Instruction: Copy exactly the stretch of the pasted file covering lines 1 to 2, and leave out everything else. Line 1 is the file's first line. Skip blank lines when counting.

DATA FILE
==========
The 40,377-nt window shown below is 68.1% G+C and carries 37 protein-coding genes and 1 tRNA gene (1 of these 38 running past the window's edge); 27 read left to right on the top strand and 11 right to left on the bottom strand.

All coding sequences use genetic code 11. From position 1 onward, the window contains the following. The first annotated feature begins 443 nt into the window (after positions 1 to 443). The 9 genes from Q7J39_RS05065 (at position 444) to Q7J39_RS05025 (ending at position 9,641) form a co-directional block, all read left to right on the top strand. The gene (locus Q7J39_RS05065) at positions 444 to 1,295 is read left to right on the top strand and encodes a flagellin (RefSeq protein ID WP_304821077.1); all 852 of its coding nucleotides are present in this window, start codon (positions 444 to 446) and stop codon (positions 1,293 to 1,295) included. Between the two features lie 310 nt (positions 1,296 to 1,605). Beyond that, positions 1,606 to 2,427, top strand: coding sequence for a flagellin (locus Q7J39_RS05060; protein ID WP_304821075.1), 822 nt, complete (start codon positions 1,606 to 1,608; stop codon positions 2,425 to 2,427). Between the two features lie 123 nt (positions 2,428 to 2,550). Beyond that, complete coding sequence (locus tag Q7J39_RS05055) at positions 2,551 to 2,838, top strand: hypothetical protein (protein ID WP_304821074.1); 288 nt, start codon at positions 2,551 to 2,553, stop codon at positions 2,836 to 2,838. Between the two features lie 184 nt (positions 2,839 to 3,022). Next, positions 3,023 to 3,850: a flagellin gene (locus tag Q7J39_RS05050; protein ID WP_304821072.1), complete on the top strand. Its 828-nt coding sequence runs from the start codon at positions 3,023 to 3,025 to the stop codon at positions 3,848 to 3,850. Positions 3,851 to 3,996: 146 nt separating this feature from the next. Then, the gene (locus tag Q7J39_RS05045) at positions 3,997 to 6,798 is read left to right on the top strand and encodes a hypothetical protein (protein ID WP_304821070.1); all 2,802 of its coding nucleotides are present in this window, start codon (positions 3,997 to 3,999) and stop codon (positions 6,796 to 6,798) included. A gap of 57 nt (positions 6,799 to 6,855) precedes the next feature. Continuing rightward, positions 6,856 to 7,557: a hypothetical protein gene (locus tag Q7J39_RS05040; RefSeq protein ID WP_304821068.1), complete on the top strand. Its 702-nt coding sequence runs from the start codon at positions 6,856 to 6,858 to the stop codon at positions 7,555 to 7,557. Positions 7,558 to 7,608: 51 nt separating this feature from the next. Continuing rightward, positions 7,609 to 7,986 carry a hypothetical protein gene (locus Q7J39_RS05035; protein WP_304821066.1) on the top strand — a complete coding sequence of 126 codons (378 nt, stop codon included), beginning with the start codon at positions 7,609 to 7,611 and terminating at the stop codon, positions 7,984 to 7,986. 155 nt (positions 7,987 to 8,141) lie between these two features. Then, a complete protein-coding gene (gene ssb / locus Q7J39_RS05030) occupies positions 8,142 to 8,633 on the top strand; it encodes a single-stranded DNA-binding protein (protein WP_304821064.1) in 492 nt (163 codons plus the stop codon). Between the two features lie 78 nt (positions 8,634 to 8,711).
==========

The 40,377-nt window shown below is 68.1% G+C and carries 37 protein-coding genes and 1 tRNA gene (1 of these 38 running past the window's edge); 27 read left to right on the top strand and 11 right to left on the bottom strand.

All coding sequences use genetic code 11. From position 1 onward, the window contains the following. The first annotated feature begins 443 nt into the window (after positions 1 to 443). The 9 genes from Q7J39_RS05065 (at position 444) to Q7J39_RS05025 (ending at position 9,641) form a co-directional block, all read left to right on the top strand. The gene (locus Q7J39_RS05065) at positions 444 to 1,295 is read left to right on the top strand and encodes a flagellin (RefSeq protein ID WP_304821077.1); all 852 of its coding nucleotides are present in this window, start codon (positions 444 to 446) and stop codon (positions 1,293 to 1,295) included. Between the two features lie 310 nt (positions 1,296 to 1,605). Beyond that, positions 1,606 to 2,427, top strand: coding sequence for a flagellin (locus Q7J39_RS05060; protein ID WP_304821075.1), 822 nt, complete (start codon positions 1,606 to 1,608; stop codon positions 2,425 to 2,427). Between the two features lie 123 nt (positions 2,428 to 2,550). Beyond that, complete coding sequence (locus tag Q7J39_RS05055) at positions 2,551 to 2,838, top strand: hypothetical protein (protein ID WP_304821074.1); 288 nt, start codon at positions 2,551 to 2,553, stop codon at positions 2,836 to 2,838. Between the two features lie 184 nt (positions 2,839 to 3,022). Next, positions 3,023 to 3,850: a flagellin gene (locus tag Q7J39_RS05050; protein ID WP_304821072.1), complete on the top strand. Its 828-nt coding sequence runs from the start codon at positions 3,023 to 3,025 to the stop codon at positions 3,848 to 3,850. Positions 3,851 to 3,996: 146 nt separating this feature from the next. Then, the gene (locus tag Q7J39_RS05045) at positions 3,997 to 6,798 is read left to right on the top strand and encodes a hypothetical protein (protein ID WP_304821070.1); all 2,802 of its coding nucleotides are present in this window, start codon (positions 3,997 to 3,999) and stop codon (positions 6,796 to 6,798) included. A gap of 57 nt (positions 6,799 to 6,855) precedes the next feature. Continuing rightward, positions 6,856 to 7,557: a hypothetical protein gene (locus tag Q7J39_RS05040; RefSeq protein ID WP_304821068.1), complete on the top strand. Its 702-nt coding sequence runs from the start codon at positions 6,856 to 6,858 to the stop codon at positions 7,555 to 7,557. Positions 7,558 to 7,608: 51 nt separating this feature from the next. Continuing rightward, positions 7,609 to 7,986 carry a hypothetical protein gene (locus Q7J39_RS05035; protein WP_304821066.1) on the top strand — a complete coding sequence of 126 codons (378 nt, stop codon included), beginning with the start codon at positions 7,609 to 7,611 and terminating at the stop codon, positions 7,984 to 7,986. 155 nt (positions 7,987 to 8,141) lie between these two features. Then, a complete protein-coding gene (gene ssb / locus Q7J39_RS05030) occupies positions 8,142 to 8,633 on the top strand; it encodes a single-stranded DNA-binding protein (protein WP_304821064.1) in 492 nt (163 codons plus the stop codon). Between the two features lie 78 nt (positions 8,634 to 8,711).